"The Illusionist" Is An Illusion
by Shen Shi'an, The Buddhist Channel, Feb 7, 2007
Dharma-Inspired Movie Review: www.theillusionist.com
Singapore -- Though "The Ilusionist" is a period story set in Vienna at the turn of the century, its themes are timelessly familiar, dwelling upon love and magic - in terms of the love of magic and the magic of love. Eisenheim (played by Edward Norton) is a deftly skilled stage magician, who was enchanted by his "chance" re-encounter of his lost childhood love.
Sophie (played by Jessica Biel) had once before implored him to "Make us disappear!" when they discovered the tragedy that they could not be together - due to differences in social standing. The film tells the story of how Eisenheim eventually pulls off the trick of his life, by making themselves "disappear" from their enemies, so as to unite in the proverbial "happily ever after".
In the show, Eisenheim performs an inexplicable crowd-pulling trick, much to the chagrin of his enemy, who could not solve the mystery of how it worked. This failure to understand how it worked led to much unhappiness. Ironically, the ultimate mystery to solve, be it magical or not, is the mystery of "How to realise True Happiness?" The Buddhist answer of course, is by walking the Noble
And what should we make go "poof" into thin air, in a wondrous disappearing act? No, not our external enemies, but our internal ones - our inner defilements, which cause us to perceive external enmity out there. The only things truly worth making disappear are our faults of attachment (greed or wanting), aversion (hatred or not-wanting) and delusion (ignorance). When these spiritual poisons disappear from the world, what's left is surely paradise.
Like the Lion, Tinman and Scarecrow in "The Wizard of Oz", who seeked guts, a heart and smarts, we need to discover along this "magical" journey of life that we just need to practise the opposite qualities of our defilements and they will "magically" disappear. With the presence of generosity, greed disappears. With the presence of loving-kindness, hatred disappears. With the presence of wisdom, delusion disappears. No, we don't need the Wizard of Oz. We can be own wish-fulfilling spiritual wizards. We can do our own real magic by avoiding evil, doing good and purifying our minds.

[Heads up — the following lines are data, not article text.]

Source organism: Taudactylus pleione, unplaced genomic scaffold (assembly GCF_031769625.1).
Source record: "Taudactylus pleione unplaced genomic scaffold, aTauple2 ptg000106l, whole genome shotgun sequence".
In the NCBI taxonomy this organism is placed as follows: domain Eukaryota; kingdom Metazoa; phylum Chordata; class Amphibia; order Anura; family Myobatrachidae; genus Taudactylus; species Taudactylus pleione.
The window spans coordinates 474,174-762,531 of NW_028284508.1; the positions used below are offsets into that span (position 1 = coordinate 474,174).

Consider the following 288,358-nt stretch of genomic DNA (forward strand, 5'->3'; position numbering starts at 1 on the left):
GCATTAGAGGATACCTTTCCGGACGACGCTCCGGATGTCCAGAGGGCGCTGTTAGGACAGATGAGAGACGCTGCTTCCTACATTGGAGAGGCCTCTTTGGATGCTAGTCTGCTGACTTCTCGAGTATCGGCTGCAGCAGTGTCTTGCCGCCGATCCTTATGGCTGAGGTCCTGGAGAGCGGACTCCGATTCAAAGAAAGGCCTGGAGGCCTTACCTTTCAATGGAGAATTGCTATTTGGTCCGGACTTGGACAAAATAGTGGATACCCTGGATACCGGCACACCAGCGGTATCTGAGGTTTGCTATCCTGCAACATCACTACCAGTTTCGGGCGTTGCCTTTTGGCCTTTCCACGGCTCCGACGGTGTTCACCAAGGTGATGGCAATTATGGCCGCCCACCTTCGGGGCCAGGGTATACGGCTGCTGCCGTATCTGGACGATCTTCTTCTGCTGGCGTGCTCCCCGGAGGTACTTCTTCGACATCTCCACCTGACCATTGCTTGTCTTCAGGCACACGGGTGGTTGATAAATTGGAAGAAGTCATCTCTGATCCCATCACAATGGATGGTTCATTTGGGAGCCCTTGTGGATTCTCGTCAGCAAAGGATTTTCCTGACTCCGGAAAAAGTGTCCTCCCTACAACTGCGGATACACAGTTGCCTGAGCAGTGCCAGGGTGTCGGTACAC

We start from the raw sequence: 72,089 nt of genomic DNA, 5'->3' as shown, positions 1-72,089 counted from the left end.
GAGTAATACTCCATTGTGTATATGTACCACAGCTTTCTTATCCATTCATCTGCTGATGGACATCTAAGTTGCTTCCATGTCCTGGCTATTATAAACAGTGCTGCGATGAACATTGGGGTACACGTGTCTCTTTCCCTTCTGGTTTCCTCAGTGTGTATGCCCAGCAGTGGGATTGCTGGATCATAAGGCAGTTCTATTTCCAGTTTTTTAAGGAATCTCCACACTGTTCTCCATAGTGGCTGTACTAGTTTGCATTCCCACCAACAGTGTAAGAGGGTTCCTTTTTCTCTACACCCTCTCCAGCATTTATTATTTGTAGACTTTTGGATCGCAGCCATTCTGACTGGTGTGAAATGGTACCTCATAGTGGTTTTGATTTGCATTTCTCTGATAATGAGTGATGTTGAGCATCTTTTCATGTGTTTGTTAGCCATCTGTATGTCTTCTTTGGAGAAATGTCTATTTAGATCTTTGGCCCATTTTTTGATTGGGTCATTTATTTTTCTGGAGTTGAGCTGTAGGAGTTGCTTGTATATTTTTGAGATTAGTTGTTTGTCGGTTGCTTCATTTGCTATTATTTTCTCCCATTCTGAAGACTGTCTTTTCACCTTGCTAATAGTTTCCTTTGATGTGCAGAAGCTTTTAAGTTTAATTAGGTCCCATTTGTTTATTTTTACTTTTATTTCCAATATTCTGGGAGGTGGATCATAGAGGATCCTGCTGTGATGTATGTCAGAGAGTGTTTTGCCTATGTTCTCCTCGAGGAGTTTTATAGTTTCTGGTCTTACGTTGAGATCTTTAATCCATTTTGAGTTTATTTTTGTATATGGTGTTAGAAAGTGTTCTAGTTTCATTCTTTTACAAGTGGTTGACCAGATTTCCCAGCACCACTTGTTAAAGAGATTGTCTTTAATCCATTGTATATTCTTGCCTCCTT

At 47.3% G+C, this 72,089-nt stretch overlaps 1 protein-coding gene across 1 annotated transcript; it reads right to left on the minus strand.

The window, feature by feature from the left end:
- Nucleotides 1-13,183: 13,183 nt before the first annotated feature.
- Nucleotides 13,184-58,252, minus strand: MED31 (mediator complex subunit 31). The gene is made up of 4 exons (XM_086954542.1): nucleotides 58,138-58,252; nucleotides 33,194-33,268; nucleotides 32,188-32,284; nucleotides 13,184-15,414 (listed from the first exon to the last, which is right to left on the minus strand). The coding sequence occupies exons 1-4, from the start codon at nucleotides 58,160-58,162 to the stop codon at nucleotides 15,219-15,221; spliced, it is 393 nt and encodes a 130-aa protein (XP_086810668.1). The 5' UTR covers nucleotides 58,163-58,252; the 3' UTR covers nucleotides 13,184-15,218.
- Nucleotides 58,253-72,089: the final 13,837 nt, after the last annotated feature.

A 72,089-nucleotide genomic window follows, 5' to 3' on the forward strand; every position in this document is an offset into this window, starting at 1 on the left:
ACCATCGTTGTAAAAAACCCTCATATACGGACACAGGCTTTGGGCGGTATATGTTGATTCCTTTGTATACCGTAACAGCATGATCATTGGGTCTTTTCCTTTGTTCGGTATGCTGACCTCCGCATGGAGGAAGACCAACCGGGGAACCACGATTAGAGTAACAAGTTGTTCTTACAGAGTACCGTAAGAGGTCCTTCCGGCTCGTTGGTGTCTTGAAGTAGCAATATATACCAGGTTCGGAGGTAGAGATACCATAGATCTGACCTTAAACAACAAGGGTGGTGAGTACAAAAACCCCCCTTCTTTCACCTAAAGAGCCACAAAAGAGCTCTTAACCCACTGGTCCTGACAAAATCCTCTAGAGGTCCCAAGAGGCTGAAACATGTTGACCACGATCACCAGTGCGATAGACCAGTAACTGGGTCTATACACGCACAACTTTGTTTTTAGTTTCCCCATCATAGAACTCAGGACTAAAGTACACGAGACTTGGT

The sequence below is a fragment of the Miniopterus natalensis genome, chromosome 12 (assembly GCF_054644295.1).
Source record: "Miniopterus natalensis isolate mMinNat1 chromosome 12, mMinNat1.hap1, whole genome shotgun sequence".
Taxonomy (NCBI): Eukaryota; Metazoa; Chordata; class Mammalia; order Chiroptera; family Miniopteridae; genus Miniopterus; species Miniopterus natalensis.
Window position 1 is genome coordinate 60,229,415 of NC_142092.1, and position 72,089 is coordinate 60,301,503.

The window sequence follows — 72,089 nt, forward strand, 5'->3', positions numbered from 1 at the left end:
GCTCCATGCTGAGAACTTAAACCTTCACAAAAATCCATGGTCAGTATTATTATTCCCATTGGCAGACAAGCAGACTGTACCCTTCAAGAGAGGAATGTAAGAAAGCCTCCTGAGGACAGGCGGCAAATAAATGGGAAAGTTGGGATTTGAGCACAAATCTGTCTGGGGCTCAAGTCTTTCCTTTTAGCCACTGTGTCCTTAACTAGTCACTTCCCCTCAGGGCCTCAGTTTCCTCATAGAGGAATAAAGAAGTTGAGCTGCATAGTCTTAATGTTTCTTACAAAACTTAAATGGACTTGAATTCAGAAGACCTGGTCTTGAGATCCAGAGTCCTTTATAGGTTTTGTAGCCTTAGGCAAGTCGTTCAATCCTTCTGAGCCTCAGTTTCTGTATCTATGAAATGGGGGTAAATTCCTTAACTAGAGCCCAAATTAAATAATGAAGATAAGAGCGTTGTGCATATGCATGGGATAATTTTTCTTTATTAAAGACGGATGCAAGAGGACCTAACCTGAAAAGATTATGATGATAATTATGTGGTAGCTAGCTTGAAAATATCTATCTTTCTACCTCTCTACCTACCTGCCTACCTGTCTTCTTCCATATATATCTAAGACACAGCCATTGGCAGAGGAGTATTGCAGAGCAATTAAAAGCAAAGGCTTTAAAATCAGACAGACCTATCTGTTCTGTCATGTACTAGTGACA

Towards the end of the story, the flabbergasted Chief Inspector Uhl (played by Paul Giamatti) utters thus, "Perhaps there is truth in this illusion." Yes, why not? The truth is this is an illusion. "This" being this ilusory world of Samsara that we experience and perceive with the delusion of faulty perceptions. Realise this fully and the truth will set you free. As a grand finale of sorts, Eisenheim pulls his most shocking trick yet, by letting his audience realise that the person assumed to be him onstage was but an elaborate illusion. Yes, the illusionist is an illusion too, reminiscent of the Buddha's teaching that the so-called notion of "self" that we cling to is an illusion, but a mirage, an unsubstantial compound of fluxing mental and material causes and conditions.
We never get to uncover the secrets of how Eisenheim really performed his stage tricks. So how were they done? It doesn't matter really. What's more important about a story about magic are the real down-to-earth lessons of life embedded within. The magic is but cunning garnish for the main dish. As the movie tagline goes, "Nothing is what it seems." True indeed - this statement is true - till we realise enlightenment, when we truly see things as they are in reality. In the mean time, enjoy the magic of life if you will, but don't get too caught up in it, for there's spiritual "magic" to be done by you yet - become enlightened!